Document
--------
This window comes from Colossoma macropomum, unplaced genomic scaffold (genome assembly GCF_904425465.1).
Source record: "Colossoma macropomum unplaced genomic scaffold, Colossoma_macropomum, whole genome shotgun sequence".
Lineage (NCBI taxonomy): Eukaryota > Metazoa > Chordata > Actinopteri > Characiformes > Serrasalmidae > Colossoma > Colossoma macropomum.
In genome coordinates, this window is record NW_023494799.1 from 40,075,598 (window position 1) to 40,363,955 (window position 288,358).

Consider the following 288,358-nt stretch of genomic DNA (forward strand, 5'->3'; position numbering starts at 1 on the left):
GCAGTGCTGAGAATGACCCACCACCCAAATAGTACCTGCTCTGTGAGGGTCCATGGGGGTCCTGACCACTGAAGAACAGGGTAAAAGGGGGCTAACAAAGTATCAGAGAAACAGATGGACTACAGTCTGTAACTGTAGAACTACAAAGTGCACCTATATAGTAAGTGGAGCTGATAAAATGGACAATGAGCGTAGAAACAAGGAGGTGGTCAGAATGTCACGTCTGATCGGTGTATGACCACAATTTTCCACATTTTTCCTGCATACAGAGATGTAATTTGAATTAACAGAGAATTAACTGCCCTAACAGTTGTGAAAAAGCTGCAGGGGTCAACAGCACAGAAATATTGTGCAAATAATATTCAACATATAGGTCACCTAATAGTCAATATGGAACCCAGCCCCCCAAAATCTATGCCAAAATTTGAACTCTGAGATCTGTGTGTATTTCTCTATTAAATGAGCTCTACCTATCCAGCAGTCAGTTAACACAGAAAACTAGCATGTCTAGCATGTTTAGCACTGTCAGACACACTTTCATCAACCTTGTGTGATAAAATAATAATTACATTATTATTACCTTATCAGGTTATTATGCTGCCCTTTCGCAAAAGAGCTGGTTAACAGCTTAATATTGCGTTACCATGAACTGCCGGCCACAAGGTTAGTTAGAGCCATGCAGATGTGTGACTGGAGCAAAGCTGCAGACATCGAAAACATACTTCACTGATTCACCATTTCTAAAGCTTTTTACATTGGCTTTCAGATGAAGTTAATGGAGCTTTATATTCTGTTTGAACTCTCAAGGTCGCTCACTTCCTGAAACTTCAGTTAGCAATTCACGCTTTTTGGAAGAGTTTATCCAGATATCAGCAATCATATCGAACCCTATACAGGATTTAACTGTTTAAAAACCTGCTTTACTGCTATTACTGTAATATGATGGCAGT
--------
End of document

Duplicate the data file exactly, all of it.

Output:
This window comes from Colossoma macropomum, unplaced genomic scaffold (genome assembly GCF_904425465.1).
Source record: "Colossoma macropomum unplaced genomic scaffold, Colossoma_macropomum, whole genome shotgun sequence".
Lineage (NCBI taxonomy): Eukaryota > Metazoa > Chordata > Actinopteri > Characiformes > Serrasalmidae > Colossoma > Colossoma macropomum.
In genome coordinates, this window is record NW_023494799.1 from 40,075,598 (window position 1) to 40,363,955 (window position 288,358).

Consider the following 288,358-nt stretch of genomic DNA (forward strand, 5'->3'; position numbering starts at 1 on the left):
GCAGTGCTGAGAATGACCCACCACCCAAATAGTACCTGCTCTGTGAGGGTCCATGGGGGTCCTGACCACTGAAGAACAGGGTAAAAGGGGGCTAACAAAGTATCAGAGAAACAGATGGACTACAGTCTGTAACTGTAGAACTACAAAGTGCACCTATATAGTAAGTGGAGCTGATAAAATGGACAATGAGCGTAGAAACAAGGAGGTGGTCAGAATGTCACGTCTGATCGGTGTATGACCACAATTTTCCACATTTTTCCTGCATACAGAGATGTAATTTGAATTAACAGAGAATTAACTGCCCTAACAGTTGTGAAAAAGCTGCAGGGGTCAACAGCACAGAAATATTGTGCAAATAATATTCAACATATAGGTCACCTAATAGTCAATATGGAACCCAGCCCCCCAAAATCTATGCCAAAATTTGAACTCTGAGATCTGTGTGTATTTCTCTATTAAATGAGCTCTACCTATCCAGCAGTCAGTTAACACAGAAAACTAGCATGTCTAGCATGTTTAGCACTGTCAGACACACTTTCATCAACCTTGTGTGATAAAATAATAATTACATTATTATTACCTTATCAGGTTATTATGCTGCCCTTTCGCAAAAGAGCTGGTTAACAGCTTAATATTGCGTTACCATGAACTGCCGGCCACAAGGTTAGTTAGAGCCATGCAGATGTGTGACTGGAGCAAAGCTGCAGACATCGAAAACATACTTCACTGATTCACCATTTCTAAAGCTTTTTACATTGGCTTTCAGATGAAGTTAATGGAGCTTTATATTCTGTTTGAACTCTCAAGGTCGCTCACTTCCTGAAACTTCAGTTAGCAATTCACGCTTTTTGGAAGAGTTTATCCAGATATCAGCAATCATATCGAACCCTATACAGGATTTAACTGTTTAAAAACCTGCTTTACTGCTATTACTGTAATATGATGGCAGT